Blue Mountain/Bowery/Prince Street
by Robert Sievert
BLUE MOUNTAIN Gallery, BOWERY Gallery, and PRINCE STREET Gallery have just closed their Soho space and are relocating in Chelsea. The three galleries will occupy a floor in a building in the middle of the newest art scene. Their history and what led up to these galleries is notable.
When I was going to Cooper Union (1958-63) there were a number of small renegade cooperative galleries around 10th Street. This was the late 50's and Abstract Expressionism was the style of the day. Then as I concluded my studies abstract art had a major failure as a style. Pop, Op, Minimalism and Concept began to rise. The small galleries downtown folded.
For a while there was nothing in the way of painting to be seen except for uptown. Then sometime in the late sixties some of my friends were talking about a new gallery on the Bowery, THE BOWERY GALLERY.. Another gallery was close by on 1st St., THE FIRST STREET GALLERY.
I remember a wonderful show of paintings by Dan Lobel. Small landscapes done at a lake. All the paintings were the same size and they had a beautiful even light. Dan was some one I knew from Cooper Union so his paintings had particular meaning to me and my circle of artist friends.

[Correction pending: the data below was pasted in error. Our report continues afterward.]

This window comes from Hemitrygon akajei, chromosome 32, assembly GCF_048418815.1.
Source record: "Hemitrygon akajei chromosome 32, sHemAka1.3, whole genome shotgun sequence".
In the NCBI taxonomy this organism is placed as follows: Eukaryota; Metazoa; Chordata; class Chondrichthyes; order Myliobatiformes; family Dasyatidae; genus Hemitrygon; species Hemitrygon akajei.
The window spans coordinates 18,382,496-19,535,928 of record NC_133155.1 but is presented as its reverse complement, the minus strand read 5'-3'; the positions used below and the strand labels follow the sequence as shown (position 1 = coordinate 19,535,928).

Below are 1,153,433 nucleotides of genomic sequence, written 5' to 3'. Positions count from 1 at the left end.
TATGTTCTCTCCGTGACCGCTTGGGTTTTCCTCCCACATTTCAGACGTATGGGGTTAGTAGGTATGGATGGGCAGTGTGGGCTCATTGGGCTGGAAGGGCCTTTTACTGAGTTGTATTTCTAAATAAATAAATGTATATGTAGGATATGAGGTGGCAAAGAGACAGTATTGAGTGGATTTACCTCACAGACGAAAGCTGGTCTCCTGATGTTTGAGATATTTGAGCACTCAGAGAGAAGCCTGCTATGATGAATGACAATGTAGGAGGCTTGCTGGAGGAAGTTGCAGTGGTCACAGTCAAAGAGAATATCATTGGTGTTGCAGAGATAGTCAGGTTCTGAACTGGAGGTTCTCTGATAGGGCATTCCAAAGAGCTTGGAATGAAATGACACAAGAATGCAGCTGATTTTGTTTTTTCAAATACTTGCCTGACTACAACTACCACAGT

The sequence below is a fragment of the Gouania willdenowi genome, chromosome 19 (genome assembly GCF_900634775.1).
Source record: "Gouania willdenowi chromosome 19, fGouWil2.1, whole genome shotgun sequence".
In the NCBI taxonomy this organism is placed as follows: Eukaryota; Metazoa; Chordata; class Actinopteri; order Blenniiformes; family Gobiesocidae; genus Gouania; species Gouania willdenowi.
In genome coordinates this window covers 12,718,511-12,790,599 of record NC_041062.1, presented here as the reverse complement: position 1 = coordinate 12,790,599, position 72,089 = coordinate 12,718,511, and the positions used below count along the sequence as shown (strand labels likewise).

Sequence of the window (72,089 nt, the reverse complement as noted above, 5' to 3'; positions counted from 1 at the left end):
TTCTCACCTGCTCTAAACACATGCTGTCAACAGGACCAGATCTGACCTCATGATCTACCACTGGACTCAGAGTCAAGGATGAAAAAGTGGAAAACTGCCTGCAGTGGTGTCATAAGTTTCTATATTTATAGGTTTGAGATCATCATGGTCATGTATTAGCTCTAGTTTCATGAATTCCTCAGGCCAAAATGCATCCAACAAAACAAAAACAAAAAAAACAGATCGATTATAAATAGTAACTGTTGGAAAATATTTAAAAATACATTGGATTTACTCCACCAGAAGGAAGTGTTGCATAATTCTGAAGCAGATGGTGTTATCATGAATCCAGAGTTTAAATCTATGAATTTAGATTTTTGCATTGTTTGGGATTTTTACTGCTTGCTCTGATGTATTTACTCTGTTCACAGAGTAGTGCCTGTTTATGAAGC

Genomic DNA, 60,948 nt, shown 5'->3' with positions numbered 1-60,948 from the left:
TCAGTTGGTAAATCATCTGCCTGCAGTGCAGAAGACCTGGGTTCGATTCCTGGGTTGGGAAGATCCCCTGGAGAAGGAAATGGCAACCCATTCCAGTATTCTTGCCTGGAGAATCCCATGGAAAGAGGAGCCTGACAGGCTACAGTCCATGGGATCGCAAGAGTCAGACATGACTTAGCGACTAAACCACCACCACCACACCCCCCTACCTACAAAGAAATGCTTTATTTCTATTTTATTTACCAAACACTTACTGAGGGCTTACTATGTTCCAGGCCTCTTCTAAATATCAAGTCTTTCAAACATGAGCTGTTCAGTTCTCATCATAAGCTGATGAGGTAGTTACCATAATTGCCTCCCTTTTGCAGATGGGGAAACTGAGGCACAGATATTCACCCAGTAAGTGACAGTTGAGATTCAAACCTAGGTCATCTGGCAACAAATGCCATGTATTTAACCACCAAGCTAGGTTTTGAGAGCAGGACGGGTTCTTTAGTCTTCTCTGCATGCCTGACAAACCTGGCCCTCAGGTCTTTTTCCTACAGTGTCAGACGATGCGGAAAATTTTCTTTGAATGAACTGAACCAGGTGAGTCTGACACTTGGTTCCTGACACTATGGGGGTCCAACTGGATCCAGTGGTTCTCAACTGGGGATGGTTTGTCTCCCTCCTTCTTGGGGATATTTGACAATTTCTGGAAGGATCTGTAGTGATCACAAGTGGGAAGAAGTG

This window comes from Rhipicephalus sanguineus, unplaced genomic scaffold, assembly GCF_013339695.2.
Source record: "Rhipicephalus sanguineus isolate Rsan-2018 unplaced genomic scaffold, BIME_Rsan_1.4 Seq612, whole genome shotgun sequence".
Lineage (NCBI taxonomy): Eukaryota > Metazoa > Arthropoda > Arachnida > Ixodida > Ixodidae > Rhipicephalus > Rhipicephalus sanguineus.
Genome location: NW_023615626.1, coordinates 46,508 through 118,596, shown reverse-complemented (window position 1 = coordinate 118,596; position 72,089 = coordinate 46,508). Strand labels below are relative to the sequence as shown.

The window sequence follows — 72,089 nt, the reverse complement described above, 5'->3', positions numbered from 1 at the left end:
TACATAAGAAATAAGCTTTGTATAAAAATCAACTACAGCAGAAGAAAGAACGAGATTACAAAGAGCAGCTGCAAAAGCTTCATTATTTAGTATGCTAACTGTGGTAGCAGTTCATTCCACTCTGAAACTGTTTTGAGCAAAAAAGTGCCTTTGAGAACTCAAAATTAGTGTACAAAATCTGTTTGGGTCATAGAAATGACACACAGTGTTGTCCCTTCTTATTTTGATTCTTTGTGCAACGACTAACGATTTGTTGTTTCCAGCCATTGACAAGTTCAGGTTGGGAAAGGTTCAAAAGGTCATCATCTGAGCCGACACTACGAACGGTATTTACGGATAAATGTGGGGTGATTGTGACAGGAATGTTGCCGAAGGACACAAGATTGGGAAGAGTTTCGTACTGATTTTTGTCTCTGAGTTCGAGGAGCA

It turns out this was the beginning of a new wave of galleries. Lucien Day opened THE GREEN MOUNTAIN GALLERY on Perry Street in the village. These galleries showed painterly realism and developed into a strong movement that consolidated into a region of the then burgeoning Soho art scene. THE PRINCE STREET GALLERY became a strong player. I also remember exciting shows of work at the LANDMARK GALLERY
The Green Mountain Gallery combined a variety of artists, more importantly it combined realist and abstract painting. In it's early years it showed abstract expressionist painting along with realist painting. Many of the younger artists painting nature were students of abstract artists. These new downtown galleries seemed to me a direct descendant of the 10th street scene.
For many years you could count on seeing lively art done in a variety of styles which upheld a New York painterly tradition in these galleries.
Then Green Mountain gallery became Blue Mountain and joined Prince Street and Bowery in a shared space in Soho further west than they had been.. A dedicated group of artists have maintained this on going tradition, showing their work in a professional space and manner.
BLUE MOUNTAIN/BOWERY/PRINCE STREET will now occupy a floor In a building in Chelsea on West 25th Street To Inaugurate this new space they are having a gala auction and exhibit March 6 through 10. There will be work of the current members of these galleries along with artists previously associated with the scene.
I myself can't wait, the prospect of seeing a Louis Finklestein, Lois Dodd, Neil Welliver and all the current artists greatly excites me.
Preview Works: March 6-10: 11am - 6pm
Copyright © Robert Sievert 2001